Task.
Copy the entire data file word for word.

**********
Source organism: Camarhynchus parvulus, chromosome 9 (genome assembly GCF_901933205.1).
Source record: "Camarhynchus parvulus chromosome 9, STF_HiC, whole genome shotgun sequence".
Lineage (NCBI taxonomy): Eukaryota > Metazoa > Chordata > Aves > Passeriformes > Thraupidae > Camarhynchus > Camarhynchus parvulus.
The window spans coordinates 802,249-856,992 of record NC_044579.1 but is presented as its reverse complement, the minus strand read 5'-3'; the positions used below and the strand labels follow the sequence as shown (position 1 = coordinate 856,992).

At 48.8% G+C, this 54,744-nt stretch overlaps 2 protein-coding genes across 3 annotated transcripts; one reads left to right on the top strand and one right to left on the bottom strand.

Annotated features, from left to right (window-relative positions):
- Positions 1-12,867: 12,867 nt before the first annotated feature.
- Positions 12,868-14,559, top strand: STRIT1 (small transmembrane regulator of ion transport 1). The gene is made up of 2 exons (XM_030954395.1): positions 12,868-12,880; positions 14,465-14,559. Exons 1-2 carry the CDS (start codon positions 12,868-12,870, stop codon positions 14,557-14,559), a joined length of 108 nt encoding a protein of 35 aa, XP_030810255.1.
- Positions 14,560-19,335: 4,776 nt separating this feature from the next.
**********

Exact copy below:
Source organism: Camarhynchus parvulus, chromosome 9 (genome assembly GCF_901933205.1).
Source record: "Camarhynchus parvulus chromosome 9, STF_HiC, whole genome shotgun sequence".
Lineage (NCBI taxonomy): Eukaryota > Metazoa > Chordata > Aves > Passeriformes > Thraupidae > Camarhynchus > Camarhynchus parvulus.
The window spans coordinates 802,249-856,992 of record NC_044579.1 but is presented as its reverse complement, the minus strand read 5'-3'; the positions used below and the strand labels follow the sequence as shown (position 1 = coordinate 856,992).

At 48.8% G+C, this 54,744-nt stretch overlaps 2 protein-coding genes across 3 annotated transcripts; one reads left to right on the top strand and one right to left on the bottom strand.

Annotated features, from left to right (window-relative positions):
- Positions 1-12,867: 12,867 nt before the first annotated feature.
- Positions 12,868-14,559, top strand: STRIT1 (small transmembrane regulator of ion transport 1). The gene is made up of 2 exons (XM_030954395.1): positions 12,868-12,880; positions 14,465-14,559. Exons 1-2 carry the CDS (start codon positions 12,868-12,870, stop codon positions 14,557-14,559), a joined length of 108 nt encoding a protein of 35 aa, XP_030810255.1.
- Positions 14,560-19,335: 4,776 nt separating this feature from the next.